April 25, 2018 / 1:38 PM / 8 months ago

Trump, top aides talk trade with Apple CEO Cook at White House

WASHINGTON (Reuters) - President Donald Trump and two top aides talked about trade issues with Apple Inc (AAPL.O) chief Tim Cook on Wednesday as the White House prepares to try to avert a trade war with China, a manufacturing hub for the iPhone maker.

FILE PHOTO: Chief Executive Officer (CEO) of Apple Tim Cook and Lisa Jackson arrive for the State Dinner in honor of French President Emmanuel Macron at the White House in Washington, U.S., April 24, 2018. REUTERS/Joshua Roberts/File photo

Cook, who has urged calm during the recent flare in U.S. trade tensions with China, held private talks with Trump in the Oval Office. He also spoke with the president’s top economic adviser Larry Kudlow and U.S. Trade Representative Robert Lighthizer.

Trump is preparing to send a delegation to China to try to head off a trade war that stands to harm Apple, the world’s largest technology company, and other hardware makers that build products in China.

Trump has threatened a new round of $100 billion in tariffs on Chinese products that could target cellphones, computers and other consumer goods. China retaliated against an initial round of $50 billion in tariffs.

The meeting, which the White House said had been in the works for a couple of weeks, came the day after Cook sat at Trump’s head table at his first state dinner, held in honor of French President Emmanuel Macron.

A White House official described the meeting as “good” but neither the White House nor Apple provided details of the discussions.

Trump said earlier on Wednesday that he was looking forward to seeing Cook. “We will be talking about many things, including how the U.S. has been treated unfairly for many years, by many countries, on trade,” he said on Twitter.

Cook also had strong relations with Trump’s predecessor in the White House, Democratic President Barack Obama. He sat at the head table for Obama’s 2015 state dinner honoring Chinese President Xi Jinping.

Cook has been to China at least three times since October, including paying a visit to Xi.

‘GOOD GUY’

Cook has become one of Trump’s favorite CEOs to name-check in speeches. This was a surprising turn after a rocky start to their relationship. During his election campaign, Trump urged supporters to boycott Apple and criticized the company for making its products in China.

As president, Trump has called Cook a “good guy” and mentioned him by name at least 10 times during public remarks, including during his speech at the World Economic Forum in Davos in January and during several high-profile interviews.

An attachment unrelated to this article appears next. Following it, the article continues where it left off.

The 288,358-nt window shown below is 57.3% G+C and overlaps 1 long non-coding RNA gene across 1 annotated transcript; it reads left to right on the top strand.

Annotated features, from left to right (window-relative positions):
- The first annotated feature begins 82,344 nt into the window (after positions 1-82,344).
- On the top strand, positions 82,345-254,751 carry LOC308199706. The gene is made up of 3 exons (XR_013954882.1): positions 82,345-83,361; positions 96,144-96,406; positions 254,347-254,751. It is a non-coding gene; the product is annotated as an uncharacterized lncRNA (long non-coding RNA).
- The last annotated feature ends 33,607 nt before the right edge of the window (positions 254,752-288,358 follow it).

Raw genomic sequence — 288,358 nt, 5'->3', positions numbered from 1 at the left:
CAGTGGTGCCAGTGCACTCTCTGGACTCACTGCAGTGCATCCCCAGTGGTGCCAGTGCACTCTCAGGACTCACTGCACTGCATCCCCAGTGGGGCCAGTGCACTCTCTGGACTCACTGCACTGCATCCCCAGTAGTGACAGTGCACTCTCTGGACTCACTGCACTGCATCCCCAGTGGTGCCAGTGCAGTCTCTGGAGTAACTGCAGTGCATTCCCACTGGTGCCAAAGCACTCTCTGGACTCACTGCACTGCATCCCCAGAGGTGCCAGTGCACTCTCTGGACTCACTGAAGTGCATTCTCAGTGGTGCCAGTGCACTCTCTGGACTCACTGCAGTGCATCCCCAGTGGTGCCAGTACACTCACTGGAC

The president frequently uses Cook and Apple as an example of how he says his tax cut package is creating jobs because it spurred the company to repatriate earnings it had held overseas.

Trump has frequently said he would not consider his presidency successful unless Apple builds manufacturing plants in the United States.

Apple has a market capitalization of $835 billion and 123,000 employees, 84,000 of whom are in the United States. The company said in January it plans to spend $30 billion in capital expenditures in the United States over the next five years, $10 billion of that on data centers.

Apple said its spending will create 20,000 new jobs through hiring at existing campuses in Cupertino and Austin as well as at a planned new campus.

Cook has also developed ties with Trump’s daughter Ivanka and son-in-law Jared Kushner, both senior advisers at the White House who work on tech training and government IT modernization issues.

His praise for Cook aside, Trump, a Republican, has had a sometimes tense relationship with the U.S. technology industry, based in Democratic strongholds such as California’s Silicon Valley and in Seattle. He has clashed with the tech sector on issues including trade, immigration and the environment.

Cook has publicly objected to Trump’s decision to end a program protecting from deportation young immigrants who were brought illegally to the United States as children. He was also among business leaders who criticized Trump after the president cast equal blame on white nationalists and anti-racism activists for violence last year in Charlottesville, Virginia.

Reporting by David Shepardson, Roberta Rampton, Jeff Mason and Susan Heavey in Washington and Stephen Nellis in San Francisco; Editing by David Gregorio, Jeffrey Benkoe and Frances Kerry

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